3. Implement voter pre-registration for 16- and 17- year olds, authorizing individuals to register to vote once they reach the age of sixteen.
Allowing prospective voters to pre-register before they reach the age of 18 is a commonsense policy that improves the the likelihood of young New Yorkers casting their ballot once they are eligible to do so. When students can pre-register to vote before turning 18, schools are more likely to host voter registration drives. This policy has been proven to increase youth voter turnout in states that have enacted it. Currently, 13 states plus Washington D.C. provide for 16-year-old voter pre-registration. New York should join them. This is an easy and inexpensive reform that would be a significant improvement to our voting system. In nearly all states that have adopted pre-registration, the bills providing for it have been accompanied by fiscal notes stating the bills would have zero impact on the state’s budget as it uses existing systems and software. This reform would allow 16 and 17 year olds to conveniently register to vote at the DMV when they go to get their driver’s’ permit or license and at high school voter drives.
4 Allow 17 year olds to vote in primary elections in years that they will be 18 and eligible to vote in the general election.
Currently, there is a notable portion of citizens who are eligible to vote in the general election, but not able to have a say in determining who will be on the ballot because they are not able vote in the preceding primary election. Granting voting rights to 17-year olds for primary elections if they’ll be 18 by the time of the general election allows their participation to be truly representative. Furthermore, it can bolster lifelong voter participation among youth. Engaging young people at the polls early allows voting to become a habit and depending on the time of the primary, can allow 17 year olds to vote while they are living at home and in high school, creating a supportive environment for them to engage. A vote in the primary can also increase their investment, and likeliness to turn out, in the general election. Nearly half of all US states allow 17 year olds to vote in primaries when they will be 18 by the time of the general election. New York should follow suit to make its elections more representative and to ensure to put young people on a more direct path to lifelong political participation.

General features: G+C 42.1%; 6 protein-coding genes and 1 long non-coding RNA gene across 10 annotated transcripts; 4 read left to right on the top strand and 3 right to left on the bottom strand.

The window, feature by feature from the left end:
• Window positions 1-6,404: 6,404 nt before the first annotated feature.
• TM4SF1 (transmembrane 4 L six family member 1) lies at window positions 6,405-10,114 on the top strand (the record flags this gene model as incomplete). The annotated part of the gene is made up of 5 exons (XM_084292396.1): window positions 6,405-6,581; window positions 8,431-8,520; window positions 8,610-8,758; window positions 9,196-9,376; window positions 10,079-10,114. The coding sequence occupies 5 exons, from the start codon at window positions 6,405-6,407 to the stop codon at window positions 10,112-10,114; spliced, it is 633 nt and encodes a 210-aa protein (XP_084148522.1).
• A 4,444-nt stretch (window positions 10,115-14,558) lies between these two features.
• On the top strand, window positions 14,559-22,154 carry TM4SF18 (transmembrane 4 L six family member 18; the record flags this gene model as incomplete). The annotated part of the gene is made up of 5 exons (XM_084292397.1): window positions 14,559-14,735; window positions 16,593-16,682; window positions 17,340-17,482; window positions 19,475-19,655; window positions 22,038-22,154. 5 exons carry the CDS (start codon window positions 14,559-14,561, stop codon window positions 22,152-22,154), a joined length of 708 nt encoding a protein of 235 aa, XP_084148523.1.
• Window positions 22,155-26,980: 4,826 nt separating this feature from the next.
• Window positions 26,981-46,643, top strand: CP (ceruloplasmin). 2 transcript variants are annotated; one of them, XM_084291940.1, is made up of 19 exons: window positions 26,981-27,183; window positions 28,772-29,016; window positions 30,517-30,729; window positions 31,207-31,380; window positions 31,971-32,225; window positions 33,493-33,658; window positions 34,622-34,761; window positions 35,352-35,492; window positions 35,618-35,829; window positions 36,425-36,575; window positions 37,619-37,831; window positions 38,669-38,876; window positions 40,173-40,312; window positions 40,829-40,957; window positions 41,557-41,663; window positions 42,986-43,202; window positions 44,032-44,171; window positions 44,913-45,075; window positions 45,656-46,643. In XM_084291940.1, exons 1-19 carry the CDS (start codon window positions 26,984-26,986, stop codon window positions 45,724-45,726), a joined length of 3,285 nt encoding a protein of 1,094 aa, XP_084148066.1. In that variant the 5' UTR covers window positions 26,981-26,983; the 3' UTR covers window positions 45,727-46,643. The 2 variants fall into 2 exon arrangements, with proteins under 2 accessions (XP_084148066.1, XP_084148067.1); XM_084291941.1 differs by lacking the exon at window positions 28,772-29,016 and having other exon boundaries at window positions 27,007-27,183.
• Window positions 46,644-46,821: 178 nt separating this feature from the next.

5. Lower the voting age to 16 in state and municipal elections.
Lowering the voting age to 16 in elections helps young people establish the lifelong habit of voting by giving them the opportunity to vote in their first elections while they are still in secondary school. This policy also strengthens existing civics education classes and incentivizes schools to teach more, and higher quality, civics education. This voting reform is being successfully implemented in the cities of Takoma Park and Hyattsville, MD; within the school board elections of Berkeley, CA; and is currently being considered by the Council of Washington D.C. Lowering the voting age would enfranchise hundreds of thousands of New Yorkers, instilling the lifelong habit of voting within the context of a supportive network of family and immediate community, rather than the comparatively less stable environment of a college or another post-secondary context.
We urge the Assembly to take these recommendations into consideration as critical means through which to improve our state’s democracy and make sure that all voices are heard and reflected in our government.
Thank you for your time and consideration of our testimony.
Advocacy Director, Generation Citizen